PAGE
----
Oxford City Council has decided to remove and replace the HPL rain screen on Hockmore Tower after the government confirmed that owners needed to remove cladding containing the rain screen
The decision on Hockmore Tower follows a partial clarification from the government about the use of cladding on tower blocks.
Immediately after the tragedy at Grenfell Tower, on 14 June 2017, Oxford City Council committed to remove the Aluminium Composite Material (ACM) rain screen that surrounded Evenlode and Windrush towers in Blackbird Leys. ACM was the type of rain screen used in Grenfell Tower.
This was completed in June 2018. However, in May it emerged that a cladding system featuring a High-Pressure Laminate (HPL) rain screen and combustible insulation had failed a fire safety test carried out by a private company.
The government has still not yet carried out its own test on HPL rain screens – but it has confirmed for the first time that the owners of tower blocks needed to remove cladding consisting of HPL rain screens and combustible insulation.
While the insulation on Hockmore Tower is non-combustible Rockwool, the new government guidance changes the interpretation of building regulations and Oxford City Council has taken the decision to remove and replace the building’s HPL rain screen.
The HPL rain screen – known as Trespa FR (Fire Resistant) – covers just 40% of Hockmore Tower’s façade. The remaining façade is covered by sheet aluminium, which is the safest type of rain screen on the market.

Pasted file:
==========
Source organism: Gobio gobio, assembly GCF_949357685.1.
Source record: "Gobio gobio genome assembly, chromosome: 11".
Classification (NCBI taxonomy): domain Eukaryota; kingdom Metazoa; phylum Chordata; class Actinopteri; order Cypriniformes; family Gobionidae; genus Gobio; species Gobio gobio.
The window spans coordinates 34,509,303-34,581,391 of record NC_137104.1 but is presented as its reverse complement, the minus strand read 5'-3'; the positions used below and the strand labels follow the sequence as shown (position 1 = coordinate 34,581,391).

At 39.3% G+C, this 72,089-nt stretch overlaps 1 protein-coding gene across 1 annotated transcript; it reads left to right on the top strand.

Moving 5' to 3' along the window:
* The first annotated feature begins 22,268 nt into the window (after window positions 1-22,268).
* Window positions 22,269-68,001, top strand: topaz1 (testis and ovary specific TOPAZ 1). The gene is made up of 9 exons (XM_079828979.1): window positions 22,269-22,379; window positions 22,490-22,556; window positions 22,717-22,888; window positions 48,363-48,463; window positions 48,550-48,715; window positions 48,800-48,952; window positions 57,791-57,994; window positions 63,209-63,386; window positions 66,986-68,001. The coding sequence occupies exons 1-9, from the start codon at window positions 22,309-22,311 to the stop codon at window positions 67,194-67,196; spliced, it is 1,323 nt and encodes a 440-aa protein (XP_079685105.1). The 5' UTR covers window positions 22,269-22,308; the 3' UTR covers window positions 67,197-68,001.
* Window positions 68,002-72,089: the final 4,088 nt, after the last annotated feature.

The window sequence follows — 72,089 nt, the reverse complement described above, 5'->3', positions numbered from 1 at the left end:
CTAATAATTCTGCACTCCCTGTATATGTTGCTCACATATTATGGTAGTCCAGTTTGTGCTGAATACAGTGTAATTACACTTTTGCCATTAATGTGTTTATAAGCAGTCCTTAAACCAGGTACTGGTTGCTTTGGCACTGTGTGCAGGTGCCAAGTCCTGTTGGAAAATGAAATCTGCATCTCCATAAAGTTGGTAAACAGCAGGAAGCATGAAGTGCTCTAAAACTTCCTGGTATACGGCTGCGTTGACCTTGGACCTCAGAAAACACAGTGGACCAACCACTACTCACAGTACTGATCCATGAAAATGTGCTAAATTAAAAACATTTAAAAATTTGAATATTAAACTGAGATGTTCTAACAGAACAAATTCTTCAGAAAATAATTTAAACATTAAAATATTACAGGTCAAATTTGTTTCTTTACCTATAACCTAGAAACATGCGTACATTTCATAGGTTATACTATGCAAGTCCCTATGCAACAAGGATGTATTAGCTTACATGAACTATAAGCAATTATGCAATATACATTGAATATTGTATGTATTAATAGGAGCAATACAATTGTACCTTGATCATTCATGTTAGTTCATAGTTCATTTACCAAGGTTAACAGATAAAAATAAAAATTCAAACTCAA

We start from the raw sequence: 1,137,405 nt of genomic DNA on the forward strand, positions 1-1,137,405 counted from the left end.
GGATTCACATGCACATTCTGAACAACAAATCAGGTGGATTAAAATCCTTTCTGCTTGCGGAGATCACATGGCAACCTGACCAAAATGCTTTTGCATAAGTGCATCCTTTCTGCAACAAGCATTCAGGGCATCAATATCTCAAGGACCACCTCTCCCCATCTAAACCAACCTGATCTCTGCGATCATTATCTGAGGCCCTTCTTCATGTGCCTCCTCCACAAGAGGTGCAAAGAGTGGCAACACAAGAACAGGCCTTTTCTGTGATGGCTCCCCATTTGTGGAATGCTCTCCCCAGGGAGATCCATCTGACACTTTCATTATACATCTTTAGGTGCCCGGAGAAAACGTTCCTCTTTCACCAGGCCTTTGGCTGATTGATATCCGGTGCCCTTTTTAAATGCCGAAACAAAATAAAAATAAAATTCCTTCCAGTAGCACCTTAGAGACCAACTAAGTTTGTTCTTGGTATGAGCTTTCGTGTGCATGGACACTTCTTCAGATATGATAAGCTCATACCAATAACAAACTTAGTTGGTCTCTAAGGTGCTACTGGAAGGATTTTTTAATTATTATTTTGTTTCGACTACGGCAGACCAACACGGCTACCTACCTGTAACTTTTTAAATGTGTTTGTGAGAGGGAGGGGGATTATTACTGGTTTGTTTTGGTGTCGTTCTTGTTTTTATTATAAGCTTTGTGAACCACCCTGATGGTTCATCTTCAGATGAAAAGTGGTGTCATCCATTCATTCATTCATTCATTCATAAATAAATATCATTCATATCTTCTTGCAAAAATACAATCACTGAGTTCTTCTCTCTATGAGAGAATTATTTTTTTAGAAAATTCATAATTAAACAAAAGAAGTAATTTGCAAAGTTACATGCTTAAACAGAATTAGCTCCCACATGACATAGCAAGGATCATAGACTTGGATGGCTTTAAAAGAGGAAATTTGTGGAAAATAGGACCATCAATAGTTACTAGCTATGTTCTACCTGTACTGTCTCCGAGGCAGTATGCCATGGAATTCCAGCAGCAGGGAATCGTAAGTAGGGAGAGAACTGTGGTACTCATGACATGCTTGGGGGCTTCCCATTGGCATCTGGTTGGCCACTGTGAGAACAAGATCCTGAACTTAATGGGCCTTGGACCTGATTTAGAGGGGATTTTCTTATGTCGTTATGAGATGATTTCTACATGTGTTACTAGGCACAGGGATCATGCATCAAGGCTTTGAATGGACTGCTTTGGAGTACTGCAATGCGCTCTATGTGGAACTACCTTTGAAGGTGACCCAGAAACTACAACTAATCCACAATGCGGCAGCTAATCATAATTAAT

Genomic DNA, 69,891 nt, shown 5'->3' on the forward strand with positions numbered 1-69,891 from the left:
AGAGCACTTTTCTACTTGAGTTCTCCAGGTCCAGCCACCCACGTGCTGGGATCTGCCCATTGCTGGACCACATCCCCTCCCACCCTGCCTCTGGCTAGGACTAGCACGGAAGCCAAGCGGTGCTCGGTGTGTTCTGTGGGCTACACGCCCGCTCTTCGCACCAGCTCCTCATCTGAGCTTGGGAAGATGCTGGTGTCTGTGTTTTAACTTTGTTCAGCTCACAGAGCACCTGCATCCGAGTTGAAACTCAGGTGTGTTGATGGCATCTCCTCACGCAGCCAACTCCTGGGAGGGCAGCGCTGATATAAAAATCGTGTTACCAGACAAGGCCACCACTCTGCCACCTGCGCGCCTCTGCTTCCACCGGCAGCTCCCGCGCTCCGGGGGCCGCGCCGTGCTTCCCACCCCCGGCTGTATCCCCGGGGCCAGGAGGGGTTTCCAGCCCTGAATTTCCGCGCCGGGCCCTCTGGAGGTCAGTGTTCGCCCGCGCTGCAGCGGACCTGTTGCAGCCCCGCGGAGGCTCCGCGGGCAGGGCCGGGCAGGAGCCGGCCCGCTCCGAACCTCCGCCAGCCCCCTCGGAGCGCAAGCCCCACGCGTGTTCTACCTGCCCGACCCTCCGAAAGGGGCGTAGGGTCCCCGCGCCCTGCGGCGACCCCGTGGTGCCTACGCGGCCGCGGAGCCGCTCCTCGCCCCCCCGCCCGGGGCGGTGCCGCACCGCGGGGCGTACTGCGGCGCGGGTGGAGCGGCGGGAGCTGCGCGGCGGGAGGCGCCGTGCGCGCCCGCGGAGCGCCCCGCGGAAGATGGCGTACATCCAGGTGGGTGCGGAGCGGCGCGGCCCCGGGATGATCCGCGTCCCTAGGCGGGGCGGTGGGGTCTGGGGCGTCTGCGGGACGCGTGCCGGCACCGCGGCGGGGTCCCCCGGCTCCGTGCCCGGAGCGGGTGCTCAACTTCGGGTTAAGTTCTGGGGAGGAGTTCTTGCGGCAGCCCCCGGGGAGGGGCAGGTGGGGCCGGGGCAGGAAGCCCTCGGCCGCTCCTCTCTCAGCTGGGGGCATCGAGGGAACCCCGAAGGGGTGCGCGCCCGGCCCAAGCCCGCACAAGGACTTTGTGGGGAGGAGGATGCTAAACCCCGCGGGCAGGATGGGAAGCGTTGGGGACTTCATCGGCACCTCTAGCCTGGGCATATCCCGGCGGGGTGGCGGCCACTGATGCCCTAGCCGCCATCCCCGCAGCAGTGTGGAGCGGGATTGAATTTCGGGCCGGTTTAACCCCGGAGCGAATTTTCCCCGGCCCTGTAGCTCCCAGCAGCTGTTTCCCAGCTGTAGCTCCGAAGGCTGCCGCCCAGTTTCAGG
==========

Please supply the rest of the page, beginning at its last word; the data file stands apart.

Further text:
A small amount of HPL rain screen will also be removed from Evenlode and Windrush tower blocks in Blackbird Leys. The rain screen covers only the balcony panels – less than 10% of each building’s façade.
Oxford City Council will replace the HPL rain screen in all cases with sheet aluminium.
The City Council’s Cabinet agreed to allocate £1.5m to complete the five tower block refurbishment project, which includes the cost of the further fire safety works.
The City Council will seek to recoup the estimated £1m cost of HPL replacement on Hockmore from the government.
Councillor Mike Rowley, Oxford City Council cabinet member for affordable housing, said: “From the outset, Oxford City Council has put the safety of our tenants and residents first. We will not compromise on safety standards.
“We have gone above and beyond legal requirements at every stage to ensure an enhanced level of fire safety for the families living in our five tower blocks.
“Now that the government has provided greater clarity on its requirements for tower blocks, we are acting quickly to remove and replace the cladding on Hockmore Tower.”